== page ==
The Philippine central bank is considering adjustments to its so-called special deposit accounts, signaling it may limit access to the facility to cut costs and enhance its scope to cool currency gains.
“We would like to consider ways to make the SDA function more as a monetary instrument rather than an investment vehicle,” Governor Amando Tetangco said on April 27 in an e-mail response to questions. “The exact form of these refinements will be made known in time, but as in our practice, any adjustments we will make will be gradual and phased in.”
The possible change in the SDA, which hold about $46 billion, comes after Bangko Sentral ng Pilipinas on April 25 cut the rate it pays on the deposit facility for a third time this year. The monetary authority has lowered borrowing costs, banned foreign funds from the special accounts and revised rules to spur outflows, joining South Korea and Thailand in stepping up efforts to temper currency appreciation.
“The central bank is trying to manage its costs so it will have greater flexibility to intervene in the currency market,” said Ricky Cebrero, executive vice president and head of treasury at Manila-based Philippine National Bank. “If the BSP limits SDA access through trust accounts in the near future, some funds may shift to bank deposits subject to an 18 percent reserve requirement. That will further reduce BSP’s costs.”
The peso rose 0.1 percent to 41.173 per dollar at the noon trading break in Manila. It has gained 2.8 percent in the past 12 months, the best performance after the Thai baht among 11 regional currencies tracked by Bloomberg. The Philippine Stock Exchange Index climbed for a third day.
The monetary authority allowed banks’ trust units to place deposits in SDAs in May 2007, after money-supply growth rose to 28 percent the previous month. As of end-2012, 1.27 trillion pesos ($31 billion) of the 3.05 trillion-peso assets of banks’ trust business was due from BSP, according to central bank data.
The BSP kept its benchmark overnight borrowing rate at a record-low 3.5 percent on April 25 after four 25-basis-point cuts in 2012. Lowering the SDA rate is part of the central bank’s shift to an “interest-rate corridor” policy approach, Tetangco said in a Jan. 30 interview after the first reduction.
Funds in SDAs climbed to 1.93 trillion pesos as of April 5 from about 1.7 trillion pesos in January even after the rate on deposits of one week to one month was trimmed to 2 percent last week from more than 3.5 percent at the start of the year.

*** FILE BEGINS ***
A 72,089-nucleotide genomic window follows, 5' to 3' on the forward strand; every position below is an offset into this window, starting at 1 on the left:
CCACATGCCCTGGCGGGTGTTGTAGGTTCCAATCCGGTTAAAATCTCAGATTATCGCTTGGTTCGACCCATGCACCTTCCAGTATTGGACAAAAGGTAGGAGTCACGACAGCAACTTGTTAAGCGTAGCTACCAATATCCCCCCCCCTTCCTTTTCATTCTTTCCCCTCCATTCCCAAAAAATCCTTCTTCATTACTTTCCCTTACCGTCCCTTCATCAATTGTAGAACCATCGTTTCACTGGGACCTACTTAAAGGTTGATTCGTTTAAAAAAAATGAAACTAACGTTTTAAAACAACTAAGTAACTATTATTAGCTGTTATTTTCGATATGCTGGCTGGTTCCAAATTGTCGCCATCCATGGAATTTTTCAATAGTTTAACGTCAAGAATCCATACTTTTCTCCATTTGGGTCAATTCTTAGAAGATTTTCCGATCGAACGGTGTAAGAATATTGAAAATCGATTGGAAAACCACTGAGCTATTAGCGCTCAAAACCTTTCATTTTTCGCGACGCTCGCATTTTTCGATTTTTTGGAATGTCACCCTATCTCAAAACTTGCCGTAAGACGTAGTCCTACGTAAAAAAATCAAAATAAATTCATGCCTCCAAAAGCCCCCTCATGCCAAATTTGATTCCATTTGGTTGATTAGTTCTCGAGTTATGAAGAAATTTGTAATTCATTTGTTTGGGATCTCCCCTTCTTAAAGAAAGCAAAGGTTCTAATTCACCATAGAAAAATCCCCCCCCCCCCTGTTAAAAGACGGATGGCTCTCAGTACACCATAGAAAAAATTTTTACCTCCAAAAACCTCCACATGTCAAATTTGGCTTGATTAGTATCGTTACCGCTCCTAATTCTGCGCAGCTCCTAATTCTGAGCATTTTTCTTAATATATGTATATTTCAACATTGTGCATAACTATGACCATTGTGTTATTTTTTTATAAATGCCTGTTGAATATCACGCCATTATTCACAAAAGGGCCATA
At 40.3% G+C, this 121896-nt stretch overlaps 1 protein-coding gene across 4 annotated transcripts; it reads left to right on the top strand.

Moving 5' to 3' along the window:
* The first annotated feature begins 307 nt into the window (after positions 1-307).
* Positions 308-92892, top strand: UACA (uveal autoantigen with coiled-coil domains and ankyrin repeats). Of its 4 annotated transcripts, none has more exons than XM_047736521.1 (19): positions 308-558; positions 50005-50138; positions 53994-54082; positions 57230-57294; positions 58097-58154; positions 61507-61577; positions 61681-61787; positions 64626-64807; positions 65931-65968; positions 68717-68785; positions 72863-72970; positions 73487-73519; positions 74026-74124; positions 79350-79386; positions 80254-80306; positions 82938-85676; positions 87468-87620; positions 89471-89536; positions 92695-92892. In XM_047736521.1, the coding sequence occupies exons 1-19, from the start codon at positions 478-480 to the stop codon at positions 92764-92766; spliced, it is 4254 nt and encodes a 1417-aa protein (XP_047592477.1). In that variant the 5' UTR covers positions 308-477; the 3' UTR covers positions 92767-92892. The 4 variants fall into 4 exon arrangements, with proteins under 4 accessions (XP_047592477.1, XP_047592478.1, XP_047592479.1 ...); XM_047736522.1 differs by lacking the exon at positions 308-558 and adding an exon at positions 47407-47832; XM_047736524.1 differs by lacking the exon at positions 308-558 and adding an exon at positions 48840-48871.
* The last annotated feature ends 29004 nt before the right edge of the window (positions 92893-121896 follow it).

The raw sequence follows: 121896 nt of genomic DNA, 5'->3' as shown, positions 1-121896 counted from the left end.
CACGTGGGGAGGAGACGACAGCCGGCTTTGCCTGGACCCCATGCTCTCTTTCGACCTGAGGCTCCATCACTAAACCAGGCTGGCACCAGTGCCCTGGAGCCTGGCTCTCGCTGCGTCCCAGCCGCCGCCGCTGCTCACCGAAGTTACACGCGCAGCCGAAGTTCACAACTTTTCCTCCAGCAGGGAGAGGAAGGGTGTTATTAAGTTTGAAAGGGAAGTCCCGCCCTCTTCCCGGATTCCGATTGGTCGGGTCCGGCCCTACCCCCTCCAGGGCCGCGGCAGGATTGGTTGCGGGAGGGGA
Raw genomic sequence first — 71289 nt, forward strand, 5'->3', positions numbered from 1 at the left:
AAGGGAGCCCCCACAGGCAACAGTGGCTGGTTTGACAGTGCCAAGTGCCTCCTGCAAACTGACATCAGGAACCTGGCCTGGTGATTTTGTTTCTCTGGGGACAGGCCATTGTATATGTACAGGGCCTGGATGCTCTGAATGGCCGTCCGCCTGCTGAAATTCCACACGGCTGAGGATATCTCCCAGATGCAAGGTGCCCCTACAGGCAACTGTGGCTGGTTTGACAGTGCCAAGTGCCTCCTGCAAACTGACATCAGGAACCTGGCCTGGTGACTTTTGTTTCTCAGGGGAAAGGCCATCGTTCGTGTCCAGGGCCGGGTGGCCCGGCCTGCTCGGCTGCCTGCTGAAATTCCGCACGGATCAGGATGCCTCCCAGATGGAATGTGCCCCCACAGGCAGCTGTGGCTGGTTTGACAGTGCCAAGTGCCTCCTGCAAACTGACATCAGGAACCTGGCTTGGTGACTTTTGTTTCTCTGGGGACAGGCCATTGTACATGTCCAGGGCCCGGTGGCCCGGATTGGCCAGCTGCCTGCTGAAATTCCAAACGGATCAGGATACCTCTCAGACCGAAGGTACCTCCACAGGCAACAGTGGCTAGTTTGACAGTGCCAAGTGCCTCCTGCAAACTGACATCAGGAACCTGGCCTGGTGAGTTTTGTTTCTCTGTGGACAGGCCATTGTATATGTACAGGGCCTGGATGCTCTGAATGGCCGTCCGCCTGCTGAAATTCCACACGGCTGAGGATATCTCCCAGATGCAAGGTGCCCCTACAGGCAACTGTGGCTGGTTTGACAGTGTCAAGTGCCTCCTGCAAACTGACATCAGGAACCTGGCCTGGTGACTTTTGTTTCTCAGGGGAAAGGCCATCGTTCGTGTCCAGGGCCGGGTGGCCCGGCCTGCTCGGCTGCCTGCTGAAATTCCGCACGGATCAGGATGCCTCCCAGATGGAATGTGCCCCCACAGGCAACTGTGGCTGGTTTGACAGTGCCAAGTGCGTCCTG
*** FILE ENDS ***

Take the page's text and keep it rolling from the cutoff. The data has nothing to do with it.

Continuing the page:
“The challenge is finding suitable products for investors as they move out of the SDA,” said Paul Joseph Garcia, who helps manage the equivalent of $18.4 billion at Manila-based BPI Asset Management Inc. Some trust accounts will pull out of SDAs by year-end, he said, and investors may consider equities.
The Philippines, which won its first investment-grade ranking from Fitch Ratings last month, is seeking to slow a surge in capital inflows that has boosted property prices and lifted stocks to a record last week. The 91-day Treasury bill yield fell to a record-low 0.04 percent on April 1.
Asian policy makers must be ready to respond “early and decisively” to overheating risks in their economies stemming from rapid credit growth and rising asset prices, the International Monetary Fund said today. Funds in the SDA must be used to support economic activity as the government bolsters infrastructure and stimulates growth, Tetangco said.
“Weaning investors out of the SDA should encourage banks to develop new products that would mobilize funds,” he said in his e-mail. Banks must follow best practices as they introduce new products and ensure “appropriate underwriting standards.”
President Benigno Aquino is increasing spending to a record this year and seeking more than $17 billion of investments in highways and ports to spur growth to as much as 7 percent. San Miguel Corp., the biggest Philippine company by sales, this month won a contract to upgrade a road from the Manila airport and will partner Incheon International Airport Corp. to bid to modernize the Cebu airport.
“We need to create an operating environment where users and sources of funds have the ‘long term’ in mind,” Tetangco said. “We need to convert this liquidity to projects that will strengthen the base for sustained growth.”